The question of the morality of sweatshops is an old one. So old, in fact, that many consider it settled, giving arguments like Paul Krugman's 1997 piece "In Praise of Cheap Labour" the final word.

And indeed, those arguments – and the bulk of Massie's piece is also comprised of defending sweatshops in general – are convincing. Workers in sweatshops frequently earn more than the agricultural labourers that they are recruited from, and usually enjoy better conditions to boot, so in a way, they aren't treated badly at all. And the labourers are paid from money overseas, rendering sweatshops a sort of decentralised international aid: you buy clothes from Primark, and Primark gives some money to a poor Bangladeshi labourer! It's almost like charity.

But not only is the value of sweatshops to developing nations not actually a settled argument, it bears very little relationship to the issue at hand here.

Rana Plaza's building standards were illegal under Bangladesh's own laws. This is not a case of hardy foreign workers taking jobs that westerners wouldn't; nor is it a case of the cost of living being lower overseas, enabling cheaper goods with less money spent on wages. It is a case of criminal exploitation of labour: criminal by our standards, and criminal by Bangladesh's

The argument in defence of sweatshops relies on the point that free and equal exchange is mutually beneficial. That's claimed on a national level, that Britain exchanging money for Bangladeshi labour makes Britain and Bangladesh better off, and on a personal one, that employers exchanging money for employee's labour makes them both better off. But the deal here was not free and equal: employees were not warned that the danger of their job had increased vastly after the first cracks were noticed four days ago. There was no choice, there was no mutually beneficial exchange. There was just exploitation, and death.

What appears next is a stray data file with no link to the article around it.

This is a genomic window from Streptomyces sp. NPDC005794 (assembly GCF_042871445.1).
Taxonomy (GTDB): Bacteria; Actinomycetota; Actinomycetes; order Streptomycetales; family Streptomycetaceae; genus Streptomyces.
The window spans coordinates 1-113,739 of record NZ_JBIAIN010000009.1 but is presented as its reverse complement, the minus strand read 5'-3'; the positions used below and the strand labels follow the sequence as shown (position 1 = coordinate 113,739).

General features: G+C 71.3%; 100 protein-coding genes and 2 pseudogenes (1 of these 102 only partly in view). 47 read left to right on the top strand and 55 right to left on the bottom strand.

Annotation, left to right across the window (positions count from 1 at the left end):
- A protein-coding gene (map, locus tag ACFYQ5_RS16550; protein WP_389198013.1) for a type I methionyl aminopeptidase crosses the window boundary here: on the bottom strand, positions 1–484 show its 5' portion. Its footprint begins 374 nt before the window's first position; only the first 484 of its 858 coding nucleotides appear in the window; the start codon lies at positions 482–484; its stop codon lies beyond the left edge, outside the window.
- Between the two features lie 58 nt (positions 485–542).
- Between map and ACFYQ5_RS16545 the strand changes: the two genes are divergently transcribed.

There is a time for the defence of sweatshops. That time is not now. Now is the time for asking why it is that our international companies can't even buy from suppliers which follow the meagre labour protections which are afforded to workers in the developing nations they operate in.